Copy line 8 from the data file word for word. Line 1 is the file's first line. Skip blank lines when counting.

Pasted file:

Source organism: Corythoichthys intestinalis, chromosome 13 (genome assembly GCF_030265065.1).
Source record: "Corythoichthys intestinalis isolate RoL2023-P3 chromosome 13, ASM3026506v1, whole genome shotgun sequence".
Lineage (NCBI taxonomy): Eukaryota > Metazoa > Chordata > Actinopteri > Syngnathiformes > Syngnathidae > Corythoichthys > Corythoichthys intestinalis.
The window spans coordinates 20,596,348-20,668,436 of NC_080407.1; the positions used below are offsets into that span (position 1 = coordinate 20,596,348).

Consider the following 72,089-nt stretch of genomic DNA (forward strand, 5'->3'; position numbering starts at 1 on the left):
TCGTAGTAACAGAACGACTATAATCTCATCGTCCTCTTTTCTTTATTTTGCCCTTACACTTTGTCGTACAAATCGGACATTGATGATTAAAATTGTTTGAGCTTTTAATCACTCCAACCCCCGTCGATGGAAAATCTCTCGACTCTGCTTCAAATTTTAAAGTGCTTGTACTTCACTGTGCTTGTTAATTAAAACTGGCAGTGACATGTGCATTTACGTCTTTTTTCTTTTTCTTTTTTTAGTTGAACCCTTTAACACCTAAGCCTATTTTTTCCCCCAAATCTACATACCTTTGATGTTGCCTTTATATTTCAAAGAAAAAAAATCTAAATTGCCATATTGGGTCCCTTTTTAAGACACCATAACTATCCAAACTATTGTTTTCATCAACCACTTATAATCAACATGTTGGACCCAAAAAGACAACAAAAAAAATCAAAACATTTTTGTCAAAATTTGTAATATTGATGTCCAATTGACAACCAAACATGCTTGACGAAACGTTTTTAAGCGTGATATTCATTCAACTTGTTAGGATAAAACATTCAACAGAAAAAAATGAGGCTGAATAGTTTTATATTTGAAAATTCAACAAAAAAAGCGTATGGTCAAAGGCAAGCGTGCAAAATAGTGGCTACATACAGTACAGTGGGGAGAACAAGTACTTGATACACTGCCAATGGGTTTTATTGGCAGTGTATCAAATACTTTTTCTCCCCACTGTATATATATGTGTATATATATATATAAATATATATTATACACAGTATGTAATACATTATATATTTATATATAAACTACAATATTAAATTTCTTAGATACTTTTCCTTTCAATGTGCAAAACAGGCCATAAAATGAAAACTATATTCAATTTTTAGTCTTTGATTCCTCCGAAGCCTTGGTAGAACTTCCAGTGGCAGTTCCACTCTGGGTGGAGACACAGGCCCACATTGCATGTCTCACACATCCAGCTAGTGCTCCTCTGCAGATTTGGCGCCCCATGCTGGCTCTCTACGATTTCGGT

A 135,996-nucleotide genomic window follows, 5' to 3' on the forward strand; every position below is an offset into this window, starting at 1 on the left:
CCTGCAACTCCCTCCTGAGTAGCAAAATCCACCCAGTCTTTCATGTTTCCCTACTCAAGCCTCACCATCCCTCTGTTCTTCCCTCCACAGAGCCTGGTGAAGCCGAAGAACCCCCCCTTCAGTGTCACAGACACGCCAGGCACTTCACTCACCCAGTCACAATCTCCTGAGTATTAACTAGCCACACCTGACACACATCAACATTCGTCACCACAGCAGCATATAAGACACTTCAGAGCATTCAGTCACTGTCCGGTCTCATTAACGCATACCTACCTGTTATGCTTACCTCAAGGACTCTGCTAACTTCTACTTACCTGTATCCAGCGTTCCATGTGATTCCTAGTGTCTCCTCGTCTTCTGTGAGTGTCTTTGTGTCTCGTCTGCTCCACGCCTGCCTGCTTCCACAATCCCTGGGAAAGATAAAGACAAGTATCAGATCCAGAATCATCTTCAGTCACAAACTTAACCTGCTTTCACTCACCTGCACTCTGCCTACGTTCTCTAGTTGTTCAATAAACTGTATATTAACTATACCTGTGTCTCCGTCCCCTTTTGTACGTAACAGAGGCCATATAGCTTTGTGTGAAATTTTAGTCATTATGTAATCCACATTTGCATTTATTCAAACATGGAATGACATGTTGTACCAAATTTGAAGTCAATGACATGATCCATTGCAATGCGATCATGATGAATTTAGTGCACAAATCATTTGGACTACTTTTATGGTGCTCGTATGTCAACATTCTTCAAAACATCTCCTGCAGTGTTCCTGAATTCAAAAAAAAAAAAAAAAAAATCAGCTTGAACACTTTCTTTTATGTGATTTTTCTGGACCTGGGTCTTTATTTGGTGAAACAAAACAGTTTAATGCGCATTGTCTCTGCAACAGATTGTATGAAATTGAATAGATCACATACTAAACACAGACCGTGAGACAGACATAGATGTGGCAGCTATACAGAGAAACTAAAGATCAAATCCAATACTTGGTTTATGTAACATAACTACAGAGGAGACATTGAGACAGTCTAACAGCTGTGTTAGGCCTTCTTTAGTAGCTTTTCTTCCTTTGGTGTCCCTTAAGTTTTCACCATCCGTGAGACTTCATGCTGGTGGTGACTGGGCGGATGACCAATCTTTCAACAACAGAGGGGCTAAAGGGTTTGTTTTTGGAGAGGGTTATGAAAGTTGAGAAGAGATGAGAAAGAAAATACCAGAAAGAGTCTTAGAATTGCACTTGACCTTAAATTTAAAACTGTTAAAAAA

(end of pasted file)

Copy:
CCTGCAACTCCCTCCTGAGTAGCAAAATCCACCCAGTCTTTCATGTTTCCCTACTCAAGCCTCACCATCCCTCTGTTCTTCCCTCCACAGAGCCTGGTGAAGCCGAAGAACCCCCCCTTCAGTGTCACAGACACGCCAGGCACTTCACTCACCCAGTCACAATCTCCTGAGTATTAACTAGCCACACCTGACACACATCAACATTCGTCACCACAGCAGCATATAAGACACTTCAGAGCATTCAGTCACTGTCCGGTCTCATTAACGCATACCTACCTGTTATGCTTACCTCAAGGACTCTGCTAACTTCTACTTACCTGTATCCAGCGTTCCATGTGATTCCTAGTGTCTCCTCGTCTTCTGTGAGTGTCTTTGTGTCTCGTCTGCTCCACGCCTGCCTGCTTCCACAATCCCTGGGAAAGATAAAGACAAGTATCAGATCCAGAATCATCTTCAGTCACAAACTTAACCTGCTTTCACTCACCTGCACTCTGCCTACGTTCTCTAGTTGTTCAATAAACTGTATATTAACTATACCTGTGTCTCCGTCCCCTTTTGTACGTAACAGAGGCCATATAGCTTTGTGTGAAATTTTAGTCATTATGTAATCCACATTTGCATTTATTCAAACATGGAATGACATGTTGTACCAAATTTGAAGTCAATGACATGATCCATTGCAATGCGATCATGATGAATTTAGTGCACAAATCATTTGGACTACTTTTATGGTGCTCGTATGTCAACATTCTTCAAAACATCTCCTGCAGTGTTCCTGAATTCAAAAAAAAAAAAAAAAAAATCAGCTTGAACACTTTCTTTTATGTGATTTTTCTGGACCTGGGTCTTTATTTGGTGAAACAAAACAGTTTAATGCGCATTGTCTCTGCAACAGATTGTATGAAATTGAATAGATCACATACTAAACACAGACCGTGAGACAGACATAGATGTGGCAGCTATACAGAGAAACTAAAGATCAAATCCAATACTTGGTTTATGTAACATAACTACAGAGGAGACATTGAGACAGTCTAACAGCTGTGTTAGGCCTTCTTTAGTAGCTTTTCTTCCTTTGGTGTCCCTTAAGTTTTCACCATCCGTGAGACTTCATGCTGGTGGTGACTGGGCGGATGACCAATCTTTCAACAACAGAGGGGCTAAAGGGTTTGTTTTTGGAGAGGGTTATGAAAGTTGAGAAGAGATGAGAAAGAAAATACCAGAAAGAGTCTTAGAATTGCACTTGACCTTAAATTTAAAACTGTTAAAAAA